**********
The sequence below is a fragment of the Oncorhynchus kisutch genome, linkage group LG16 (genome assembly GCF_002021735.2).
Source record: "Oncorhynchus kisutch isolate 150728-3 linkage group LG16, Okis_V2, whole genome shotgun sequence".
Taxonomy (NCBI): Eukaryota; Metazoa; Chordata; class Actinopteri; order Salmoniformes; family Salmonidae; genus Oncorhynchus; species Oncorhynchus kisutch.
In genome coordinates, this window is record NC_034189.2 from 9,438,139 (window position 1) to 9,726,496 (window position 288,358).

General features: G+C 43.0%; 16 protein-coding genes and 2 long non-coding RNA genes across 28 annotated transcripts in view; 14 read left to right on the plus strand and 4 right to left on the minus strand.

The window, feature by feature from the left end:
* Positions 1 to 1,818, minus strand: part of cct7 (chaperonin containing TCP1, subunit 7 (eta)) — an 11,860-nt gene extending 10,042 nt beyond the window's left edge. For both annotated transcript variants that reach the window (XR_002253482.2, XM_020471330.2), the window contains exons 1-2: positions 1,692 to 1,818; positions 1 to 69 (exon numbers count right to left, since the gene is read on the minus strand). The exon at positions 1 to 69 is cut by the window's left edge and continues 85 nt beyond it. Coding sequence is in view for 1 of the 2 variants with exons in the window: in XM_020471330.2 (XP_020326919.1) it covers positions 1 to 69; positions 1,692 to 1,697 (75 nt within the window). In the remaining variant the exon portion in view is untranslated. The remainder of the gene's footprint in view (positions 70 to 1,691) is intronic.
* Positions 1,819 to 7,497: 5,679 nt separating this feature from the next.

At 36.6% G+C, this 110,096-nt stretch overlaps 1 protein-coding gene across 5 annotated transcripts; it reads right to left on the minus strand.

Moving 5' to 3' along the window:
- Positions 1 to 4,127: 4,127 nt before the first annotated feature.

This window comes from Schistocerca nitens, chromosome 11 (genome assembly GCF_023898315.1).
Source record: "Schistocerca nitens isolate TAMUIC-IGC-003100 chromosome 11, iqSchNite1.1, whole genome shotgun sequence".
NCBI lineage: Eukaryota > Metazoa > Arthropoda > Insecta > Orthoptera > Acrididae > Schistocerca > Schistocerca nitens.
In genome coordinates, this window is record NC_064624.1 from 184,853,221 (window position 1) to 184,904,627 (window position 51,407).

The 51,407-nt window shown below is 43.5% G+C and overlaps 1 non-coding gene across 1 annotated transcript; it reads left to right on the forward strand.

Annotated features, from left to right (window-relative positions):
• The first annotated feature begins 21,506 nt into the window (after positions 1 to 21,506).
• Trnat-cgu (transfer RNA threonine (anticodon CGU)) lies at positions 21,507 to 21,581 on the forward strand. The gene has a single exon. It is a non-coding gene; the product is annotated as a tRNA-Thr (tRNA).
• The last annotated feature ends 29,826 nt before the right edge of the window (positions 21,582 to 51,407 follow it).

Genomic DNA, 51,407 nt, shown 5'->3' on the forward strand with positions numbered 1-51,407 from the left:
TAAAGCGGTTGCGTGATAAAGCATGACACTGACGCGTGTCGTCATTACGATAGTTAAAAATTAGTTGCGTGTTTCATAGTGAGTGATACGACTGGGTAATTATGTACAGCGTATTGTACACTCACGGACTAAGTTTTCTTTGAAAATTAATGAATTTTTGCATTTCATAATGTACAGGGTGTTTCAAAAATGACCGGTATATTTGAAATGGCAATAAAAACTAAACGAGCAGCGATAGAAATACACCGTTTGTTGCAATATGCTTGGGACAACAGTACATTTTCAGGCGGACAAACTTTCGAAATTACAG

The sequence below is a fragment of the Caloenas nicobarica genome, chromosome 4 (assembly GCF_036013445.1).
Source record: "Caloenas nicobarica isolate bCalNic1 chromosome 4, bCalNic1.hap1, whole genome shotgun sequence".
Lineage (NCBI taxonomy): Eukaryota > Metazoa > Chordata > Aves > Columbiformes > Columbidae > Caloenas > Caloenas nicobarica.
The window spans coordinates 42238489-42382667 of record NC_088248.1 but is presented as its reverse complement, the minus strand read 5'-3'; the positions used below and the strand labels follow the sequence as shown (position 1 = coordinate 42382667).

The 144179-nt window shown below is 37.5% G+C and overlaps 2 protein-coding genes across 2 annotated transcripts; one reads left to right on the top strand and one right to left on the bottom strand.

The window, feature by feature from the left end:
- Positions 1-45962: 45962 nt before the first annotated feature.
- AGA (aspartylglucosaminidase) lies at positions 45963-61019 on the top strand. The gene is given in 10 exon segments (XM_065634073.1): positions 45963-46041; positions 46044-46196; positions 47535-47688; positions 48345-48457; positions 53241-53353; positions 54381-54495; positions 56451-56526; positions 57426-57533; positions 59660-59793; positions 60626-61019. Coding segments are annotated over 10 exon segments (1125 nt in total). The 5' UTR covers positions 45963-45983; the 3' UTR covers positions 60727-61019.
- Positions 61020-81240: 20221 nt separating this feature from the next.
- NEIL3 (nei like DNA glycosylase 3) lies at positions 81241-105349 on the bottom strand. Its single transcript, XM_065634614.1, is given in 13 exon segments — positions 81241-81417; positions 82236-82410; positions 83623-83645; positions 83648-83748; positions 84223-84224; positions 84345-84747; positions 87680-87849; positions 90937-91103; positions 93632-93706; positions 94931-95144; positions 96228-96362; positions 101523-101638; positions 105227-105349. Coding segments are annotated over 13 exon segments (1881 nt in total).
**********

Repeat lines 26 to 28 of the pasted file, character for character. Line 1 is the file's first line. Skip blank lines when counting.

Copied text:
The window spans coordinates 42238489-42382667 of record NC_088248.1 but is presented as its reverse complement, the minus strand read 5'-3'; the positions used below and the strand labels follow the sequence as shown (position 1 = coordinate 42382667).

The 144179-nt window shown below is 37.5% G+C and overlaps 2 protein-coding genes across 2 annotated transcripts; one reads left to right on the top strand and one right to left on the bottom strand.

The window, feature by feature from the left end: